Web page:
Friday, 19 April 2013 00:00
We have listened to and read disparate versions of the facts surrounding the Manhasset Board of Education’s preliminary working budget, particularly as it relates to the increase in pension costs. While we clearly are not experts on the subject of pension benefits, we are concerned that there is a great deal of misinformation in the air, so we attended meetings on the budget and did some research on our own. Here is what we have learned.
Manhasset School District employees generally belong to one of two public pension systems: (I) the New York State Teachers’ Retirement System (TRS); or (II) the New York State Employee Retirement System (ERS). New York State mandates that all school districts within the state participate in the pension systems and make annual contributions to the systems. Participation in the TRS and the ERS is not negotiated between the Manhasset School District and its employees.
The pension benefits that Manhasset retirees ultimately receive depend on numerous factors, including: the system to which they belong; the salary they receive; the date of their employment; their total years of service; and the age at which they retire.
The required pension contribution rates for all eligible Manhasset School District employees are set annually by the TRS and the ERS to ensure that both systems are essentially fully funded to cover all of their future obligations. The Manhasset School District does not set the annual pension contribution rates.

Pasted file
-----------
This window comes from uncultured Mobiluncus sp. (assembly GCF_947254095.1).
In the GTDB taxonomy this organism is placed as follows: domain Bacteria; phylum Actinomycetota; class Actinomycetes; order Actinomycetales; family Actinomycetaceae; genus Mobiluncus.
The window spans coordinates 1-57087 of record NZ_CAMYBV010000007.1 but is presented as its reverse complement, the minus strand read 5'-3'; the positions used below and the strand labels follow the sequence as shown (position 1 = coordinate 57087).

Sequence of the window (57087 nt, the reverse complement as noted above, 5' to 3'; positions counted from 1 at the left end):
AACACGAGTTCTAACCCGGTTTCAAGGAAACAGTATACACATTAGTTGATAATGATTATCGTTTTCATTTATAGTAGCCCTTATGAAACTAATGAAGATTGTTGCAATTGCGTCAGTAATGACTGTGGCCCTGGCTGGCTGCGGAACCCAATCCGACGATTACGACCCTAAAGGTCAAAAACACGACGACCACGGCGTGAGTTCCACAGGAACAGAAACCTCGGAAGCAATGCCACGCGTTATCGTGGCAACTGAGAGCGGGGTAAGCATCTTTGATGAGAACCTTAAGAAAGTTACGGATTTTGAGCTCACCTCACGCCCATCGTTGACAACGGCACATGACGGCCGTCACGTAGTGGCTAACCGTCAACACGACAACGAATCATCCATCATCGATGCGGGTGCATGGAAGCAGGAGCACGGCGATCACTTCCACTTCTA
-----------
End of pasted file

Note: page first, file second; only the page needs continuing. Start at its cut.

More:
With respect to pension benefits, the majority of retiree benefits are funded by investment income generated from the pension funds, over which the Manhasset School District has no control. To the extent investment returns are below contribution rates, the school districts must make up the shortfall. As investment returns fluctuate, so do the contribution rates paid by the district. By way of example, if in a given year, the TRS and the ERS set a contribution rate of 8 percent, and the pension funds earn a return of 3 percent, the school districts, including the Manhasset School District, must contribute 5 percent to make up the difference.
We recently received good news that the state legislature passed legislation creating a program designed to help the school districts manage pension costs, which the Manhasset Board of Ed adopted on April 4, thereby enabling the BOE to reduce the preliminary budget by $1.2 million.
Several people in the community have suggested that another way to reduce pension costs is to fire teachers or reduce salaries. But the fact is that just one year ago many of these same people applauded the re-negotiated three-year teachers’ union contract, and until that contract expires in two years, we are bound by the commitments made in that contract. Therefore, the teacher and employee pension system that we have today will not go away and will not be cut if you vote “No.”
So put your vote to good use and support our schools! We strongly encourage you to vote “Yes” on May 21.
Brian and Jeannette Reilly